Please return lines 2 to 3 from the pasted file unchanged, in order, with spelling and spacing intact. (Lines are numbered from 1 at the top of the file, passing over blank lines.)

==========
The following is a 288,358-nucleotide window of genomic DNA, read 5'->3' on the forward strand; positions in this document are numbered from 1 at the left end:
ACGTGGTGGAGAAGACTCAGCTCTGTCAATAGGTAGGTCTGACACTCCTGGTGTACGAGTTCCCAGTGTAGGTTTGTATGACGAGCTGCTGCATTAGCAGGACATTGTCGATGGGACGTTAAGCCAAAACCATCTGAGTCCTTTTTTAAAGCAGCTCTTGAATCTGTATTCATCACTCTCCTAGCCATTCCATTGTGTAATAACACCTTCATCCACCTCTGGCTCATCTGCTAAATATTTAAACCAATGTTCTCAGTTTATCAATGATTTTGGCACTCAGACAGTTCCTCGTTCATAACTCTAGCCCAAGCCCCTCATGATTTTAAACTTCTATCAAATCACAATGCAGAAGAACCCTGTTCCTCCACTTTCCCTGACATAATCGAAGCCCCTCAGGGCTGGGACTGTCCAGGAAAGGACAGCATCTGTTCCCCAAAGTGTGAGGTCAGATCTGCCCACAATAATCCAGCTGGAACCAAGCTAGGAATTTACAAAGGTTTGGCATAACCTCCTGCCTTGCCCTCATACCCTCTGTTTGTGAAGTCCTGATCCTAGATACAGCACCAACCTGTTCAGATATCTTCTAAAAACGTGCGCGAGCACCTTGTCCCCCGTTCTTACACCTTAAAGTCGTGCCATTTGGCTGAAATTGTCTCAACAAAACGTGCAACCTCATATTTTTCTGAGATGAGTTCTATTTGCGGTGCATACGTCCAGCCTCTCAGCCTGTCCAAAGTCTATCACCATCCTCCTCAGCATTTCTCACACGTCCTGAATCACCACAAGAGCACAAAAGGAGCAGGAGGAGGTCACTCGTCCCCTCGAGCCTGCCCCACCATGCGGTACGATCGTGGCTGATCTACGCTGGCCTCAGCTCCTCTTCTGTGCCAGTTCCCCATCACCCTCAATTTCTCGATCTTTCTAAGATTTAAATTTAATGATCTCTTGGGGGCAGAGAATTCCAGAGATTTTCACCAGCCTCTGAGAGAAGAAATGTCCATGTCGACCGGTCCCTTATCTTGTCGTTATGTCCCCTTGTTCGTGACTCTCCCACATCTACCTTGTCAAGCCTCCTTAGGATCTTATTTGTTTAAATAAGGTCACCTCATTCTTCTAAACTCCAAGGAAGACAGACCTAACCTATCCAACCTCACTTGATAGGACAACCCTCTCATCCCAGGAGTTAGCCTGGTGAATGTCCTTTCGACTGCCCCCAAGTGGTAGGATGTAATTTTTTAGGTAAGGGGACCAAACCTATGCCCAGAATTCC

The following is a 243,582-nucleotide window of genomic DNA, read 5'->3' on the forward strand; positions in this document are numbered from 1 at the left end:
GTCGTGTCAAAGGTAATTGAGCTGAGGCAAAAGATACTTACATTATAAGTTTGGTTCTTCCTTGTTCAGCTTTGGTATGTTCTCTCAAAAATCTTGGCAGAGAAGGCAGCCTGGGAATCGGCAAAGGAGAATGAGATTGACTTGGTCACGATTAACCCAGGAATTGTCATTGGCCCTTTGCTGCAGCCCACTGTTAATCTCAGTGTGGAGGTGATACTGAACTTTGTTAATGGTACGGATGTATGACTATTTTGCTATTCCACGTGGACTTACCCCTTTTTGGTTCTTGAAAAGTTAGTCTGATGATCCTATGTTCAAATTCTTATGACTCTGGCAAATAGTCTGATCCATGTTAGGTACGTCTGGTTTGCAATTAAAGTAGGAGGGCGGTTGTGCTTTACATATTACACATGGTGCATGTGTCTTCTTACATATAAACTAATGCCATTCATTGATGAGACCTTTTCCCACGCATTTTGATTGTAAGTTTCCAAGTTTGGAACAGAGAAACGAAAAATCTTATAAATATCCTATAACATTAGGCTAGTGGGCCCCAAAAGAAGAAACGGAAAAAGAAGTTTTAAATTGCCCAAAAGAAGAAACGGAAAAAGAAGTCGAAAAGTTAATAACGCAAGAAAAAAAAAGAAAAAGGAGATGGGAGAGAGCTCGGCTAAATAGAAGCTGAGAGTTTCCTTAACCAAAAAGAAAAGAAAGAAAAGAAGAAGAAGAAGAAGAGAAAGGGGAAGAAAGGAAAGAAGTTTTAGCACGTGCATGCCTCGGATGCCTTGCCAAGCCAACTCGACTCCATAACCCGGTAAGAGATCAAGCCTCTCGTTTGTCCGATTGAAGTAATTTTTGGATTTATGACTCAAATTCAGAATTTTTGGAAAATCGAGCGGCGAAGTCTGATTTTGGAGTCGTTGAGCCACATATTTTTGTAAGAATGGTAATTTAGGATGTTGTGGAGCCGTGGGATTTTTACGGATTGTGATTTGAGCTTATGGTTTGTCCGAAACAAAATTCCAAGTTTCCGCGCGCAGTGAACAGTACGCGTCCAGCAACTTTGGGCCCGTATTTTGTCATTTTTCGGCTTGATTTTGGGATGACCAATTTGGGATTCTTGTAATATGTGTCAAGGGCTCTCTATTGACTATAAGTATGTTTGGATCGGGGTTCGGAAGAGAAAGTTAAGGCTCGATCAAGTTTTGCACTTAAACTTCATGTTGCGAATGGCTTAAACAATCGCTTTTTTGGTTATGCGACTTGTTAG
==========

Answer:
ACGTGGTGGAGAAGACTCAGCTCTGTCAATAGGTAGGTCTGACACTCCTGGTGTACGAGTTCCCAGTGTAGGTTTGTATGACGAGCTGCTGCATTAGCAGGACATTGTCGATGGGACGTTAAGCCAAAACCATCTGAGTCCTTTTTTAAAGCAGCTCTTGAATCTGTATTCATCACTCTCCTAGCCATTCCATTGTGTAATAACACCTTCATCCACCTCTGGCTCATCTGCTAAATATTTAAACCAATGTTCTCAGTTTATCAATGATTTTGGCACTCAGACAGTTCCTCGTTCATAACTCTAGCCCAAGCCCCTCATGATTTTAAACTTCTATCAAATCACAATGCAGAAGAACCCTGTTCCTCCACTTTCCCTGACATAATCGAAGCCCCTCAGGGCTGGGACTGTCCAGGAAAGGACAGCATCTGTTCCCCAAAGTGTGAGGTCAGATCTGCCCACAATAATCCAGCTGGAACCAAGCTAGGAATTTACAAAGGTTTGGCATAACCTCCTGCCTTGCCCTCATACCCTCTGTTTGTGAAGTCCTGATCCTAGATACAGCACCAACCTGTTCAGATATCTTCTAAAAACGTGCGCGAGCACCTTGTCCCCCGTTCTTACACCTTAAAGTCGTGCCATTTGGCTGAAATTGTCTCAACAAAACGTGCAACCTCATATTTTTCTGAGATGAGTTCTATTTGCGGTGCATACGTCCAGCCTCTCAGCCTGTCCAAAGTCTATCACCATCCTCCTCAGCATTTCTCACACGTCCTGAATCACCACAAGAGCACAAAAGGAGCAGGAGGAGGTCACTCGTCCCCTCGAGCCTGCCCCACCATGCGGTACGATCGTGGCTGATCTACGCTGGCCTCAGCTCCTCTTCTGTGCCAGTTCCCCATCACCCTCAATTTCTCGATCTTTCTAAGATTTAAATTTAATGATCTCTTGGGGGCAGAGAATTCCAGAGATTTTCACCAGCCTCTGAGAGAAGAAATGTCCATGTCGACCGGTCCCTTATCTTGTCGTTATGTCCCCTTGTTCGTGACTCTCCCACATCTACCTTGTCAAGCCTCCTTAGGATCTTATTTGTTTAAATAAGGTCACCTCATTCTTCTAAACTCCAAGGAAGACAGACCTAACCTATCCAACCTCACTTGATAGGACAACCCTCTCATCCCAGGAGTTAGCCTGGTGAATGTCCTTTCGACTGCCCCCAAGTGGTAGGATGTAATTTTTTAGGTAAGGGGACCAAACCTATGCCCAGAATTCC

The following is a 243,582-nucleotide window of genomic DNA, read 5'->3' on the forward strand; positions in this document are numbered from 1 at the left end: